Food & Beverage

China's sweet tooth for chocolate melts with economic slowdown

Jeff Daniels | CNBC

Chocolate demand is souring amid China's economic slowdown as consumers lose their appetite for paying high prices for the treats, according to a recent Euromonitor report.

It's a double whammy for Western chocolatiers exposed to China's market because they are already dealing with lackluster growth closer to home and consumers' sugar concerns.

"There are a number of pressures affecting the market, and perhaps the biggest is while consumers are snacking frequently, they are more often looking for healthier snacks than in the past," said George Puro, a New York-based analyst who covers the chocolate industry for market researcher Packaged Facts.

In China, Euromonitor estimates there was a 2.4 percent decline in sales for chocolate confectionery in 2015 compared with the prior year and it sees more deceleration this year. That compares with double-digit growth just a few years ago.

At the same time, there are signs Chinese consumers are opting for healthier and natural snack choices more regularly in their diets rather than indulging in chocolate treats, which they view as a special occasion or luxury item.

"The Chinese who are eating chocolate are eating less of it," said Marcia Mogelonsky, director of Insight for Mintel Food and Drink in Chicago. She said health or weight concerns maybe playing a role in the decline as well as economic reasons because chocolate tends to be pricey in China and the premium chocolate category in particular is "very expensive."

Hershey's big China bet

Hershey, known for its Hershey's Kisses and Reese's Peanut Butter Cups, has had a rough time with its China expansion. Last year, the company took a nearly $250 million impairment charge on Shanghai Golden Monkey, its Chinese chocolate business.

"From Hershey's point of view they have to be there [in China] to broaden themselves internationally," said Morningstar analyst Wesley Moultrie, noting the U.S. accounts for just over 80 percent of Hershey's chocolate sales. "Since China is one of the emerging markets it is really where you want to be at."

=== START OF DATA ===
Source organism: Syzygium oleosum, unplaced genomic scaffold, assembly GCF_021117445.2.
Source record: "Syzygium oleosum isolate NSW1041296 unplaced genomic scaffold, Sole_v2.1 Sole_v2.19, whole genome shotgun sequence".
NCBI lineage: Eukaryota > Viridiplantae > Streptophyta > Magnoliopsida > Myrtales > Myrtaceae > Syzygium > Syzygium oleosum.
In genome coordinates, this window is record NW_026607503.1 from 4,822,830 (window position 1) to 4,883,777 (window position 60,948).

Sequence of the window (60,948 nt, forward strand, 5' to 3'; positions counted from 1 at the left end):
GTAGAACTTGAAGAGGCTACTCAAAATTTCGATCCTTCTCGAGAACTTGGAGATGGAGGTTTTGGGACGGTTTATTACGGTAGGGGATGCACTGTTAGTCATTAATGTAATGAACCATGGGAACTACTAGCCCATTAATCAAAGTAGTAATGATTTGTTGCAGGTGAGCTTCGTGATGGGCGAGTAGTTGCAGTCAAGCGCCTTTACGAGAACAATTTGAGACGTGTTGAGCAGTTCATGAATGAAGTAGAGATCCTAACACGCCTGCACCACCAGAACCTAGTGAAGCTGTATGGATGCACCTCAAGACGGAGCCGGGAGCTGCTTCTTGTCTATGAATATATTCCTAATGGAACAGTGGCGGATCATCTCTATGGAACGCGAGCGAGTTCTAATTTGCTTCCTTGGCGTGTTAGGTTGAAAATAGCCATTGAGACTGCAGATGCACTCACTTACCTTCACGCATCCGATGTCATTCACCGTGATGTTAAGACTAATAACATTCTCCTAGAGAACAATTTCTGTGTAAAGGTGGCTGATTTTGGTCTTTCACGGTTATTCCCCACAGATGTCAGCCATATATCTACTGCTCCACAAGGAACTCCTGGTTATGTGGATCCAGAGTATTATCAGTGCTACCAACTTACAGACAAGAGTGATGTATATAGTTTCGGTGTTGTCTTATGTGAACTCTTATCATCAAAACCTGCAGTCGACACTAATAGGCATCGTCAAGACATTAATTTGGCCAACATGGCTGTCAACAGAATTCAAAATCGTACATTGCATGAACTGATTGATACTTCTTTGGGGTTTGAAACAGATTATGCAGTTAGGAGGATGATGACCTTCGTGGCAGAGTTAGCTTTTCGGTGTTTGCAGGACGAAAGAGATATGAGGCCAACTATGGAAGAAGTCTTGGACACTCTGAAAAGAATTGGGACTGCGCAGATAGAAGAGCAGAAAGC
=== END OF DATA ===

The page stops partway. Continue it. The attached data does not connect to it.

Among the other leading companies competing in the $2.8 billion Chinese chocolate market are Nestle, Ferrero, Cadbury and Mars. Last month, Mondelez International invested about $100 million in China as part of the rollout of its European chocolate brand Milka. Mondelez, which makes Cadbury chocolate bars, made a nearly $23 billion takeover offer for Hershey in June but the deal was rejected by Hershey.

Italy's Ferrero, famous for its chocolates wrapped in gold foil, invested about $300 million last year to build its first chocolate factory in China. Ferrero holds nearly a quarter of the Chinese chocolate market, according to Nielsen. That compares with Mars, which has just over a 40 percent share.

"This is an exciting time for the chocolate confectionery market, but only as a result of the difficulties it faces — the perpetual slowdown in the West is now being imitated in some markets such as China," said Euromonitor. "Companies are slowly dealing with the challenges they face, but can expect a low growth environment for some time to come."